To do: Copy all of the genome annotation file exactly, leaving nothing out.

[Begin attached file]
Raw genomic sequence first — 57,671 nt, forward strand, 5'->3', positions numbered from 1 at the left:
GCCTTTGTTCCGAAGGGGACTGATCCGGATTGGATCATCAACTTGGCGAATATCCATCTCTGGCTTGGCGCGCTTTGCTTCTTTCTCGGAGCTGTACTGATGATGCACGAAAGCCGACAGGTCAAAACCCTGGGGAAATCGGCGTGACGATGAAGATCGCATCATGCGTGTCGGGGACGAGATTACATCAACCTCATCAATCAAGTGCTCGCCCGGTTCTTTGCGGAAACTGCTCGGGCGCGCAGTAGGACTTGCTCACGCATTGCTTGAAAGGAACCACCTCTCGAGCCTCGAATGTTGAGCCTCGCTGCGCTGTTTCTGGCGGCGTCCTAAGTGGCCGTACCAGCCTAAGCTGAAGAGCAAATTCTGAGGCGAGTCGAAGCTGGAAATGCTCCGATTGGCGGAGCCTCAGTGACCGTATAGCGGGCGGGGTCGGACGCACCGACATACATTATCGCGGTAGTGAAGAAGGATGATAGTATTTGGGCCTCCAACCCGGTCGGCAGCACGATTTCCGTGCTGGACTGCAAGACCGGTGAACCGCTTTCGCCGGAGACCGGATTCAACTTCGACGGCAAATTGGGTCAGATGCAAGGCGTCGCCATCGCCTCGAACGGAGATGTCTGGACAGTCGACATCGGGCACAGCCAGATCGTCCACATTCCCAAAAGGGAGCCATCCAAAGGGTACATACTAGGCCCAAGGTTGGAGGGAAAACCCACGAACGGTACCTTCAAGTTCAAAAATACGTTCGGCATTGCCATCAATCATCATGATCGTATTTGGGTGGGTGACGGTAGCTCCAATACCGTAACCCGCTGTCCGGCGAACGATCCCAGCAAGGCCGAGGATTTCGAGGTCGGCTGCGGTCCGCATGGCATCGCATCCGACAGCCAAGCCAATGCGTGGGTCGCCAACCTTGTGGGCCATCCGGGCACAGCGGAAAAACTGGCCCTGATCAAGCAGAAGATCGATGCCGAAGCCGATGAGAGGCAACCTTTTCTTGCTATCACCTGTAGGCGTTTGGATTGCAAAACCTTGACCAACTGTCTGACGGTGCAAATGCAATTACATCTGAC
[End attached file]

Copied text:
Raw genomic sequence first — 57,671 nt, forward strand, 5'->3', positions numbered from 1 at the left:
GCCTTTGTTCCGAAGGGGACTGATCCGGATTGGATCATCAACTTGGCGAATATCCATCTCTGGCTTGGCGCGCTTTGCTTCTTTCTCGGAGCTGTACTGATGATGCACGAAAGCCGACAGGTCAAAACCCTGGGGAAATCGGCGTGACGATGAAGATCGCATCATGCGTGTCGGGGACGAGATTACATCAACCTCATCAATCAAGTGCTCGCCCGGTTCTTTGCGGAAACTGCTCGGGCGCGCAGTAGGACTTGCTCACGCATTGCTTGAAAGGAACCACCTCTCGAGCCTCGAATGTTGAGCCTCGCTGCGCTGTTTCTGGCGGCGTCCTAAGTGGCCGTACCAGCCTAAGCTGAAGAGCAAATTCTGAGGCGAGTCGAAGCTGGAAATGCTCCGATTGGCGGAGCCTCAGTGACCGTATAGCGGGCGGGGTCGGACGCACCGACATACATTATCGCGGTAGTGAAGAAGGATGATAGTATTTGGGCCTCCAACCCGGTCGGCAGCACGATTTCCGTGCTGGACTGCAAGACCGGTGAACCGCTTTCGCCGGAGACCGGATTCAACTTCGACGGCAAATTGGGTCAGATGCAAGGCGTCGCCATCGCCTCGAACGGAGATGTCTGGACAGTCGACATCGGGCACAGCCAGATCGTCCACATTCCCAAAAGGGAGCCATCCAAAGGGTACATACTAGGCCCAAGGTTGGAGGGAAAACCCACGAACGGTACCTTCAAGTTCAAAAATACGTTCGGCATTGCCATCAATCATCATGATCGTATTTGGGTGGGTGACGGTAGCTCCAATACCGTAACCCGCTGTCCGGCGAACGATCCCAGCAAGGCCGAGGATTTCGAGGTCGGCTGCGGTCCGCATGGCATCGCATCCGACAGCCAAGCCAATGCGTGGGTCGCCAACCTTGTGGGCCATCCGGGCACAGCGGAAAAACTGGCCCTGATCAAGCAGAAGATCGATGCCGAAGCCGATGAGAGGCAACCTTTTCTTGCTATCACCTGTAGGCGTTTGGATTGCAAAACCTTGACCAACTGTCTGACGGTGCAAATGCAATTACATCTGAC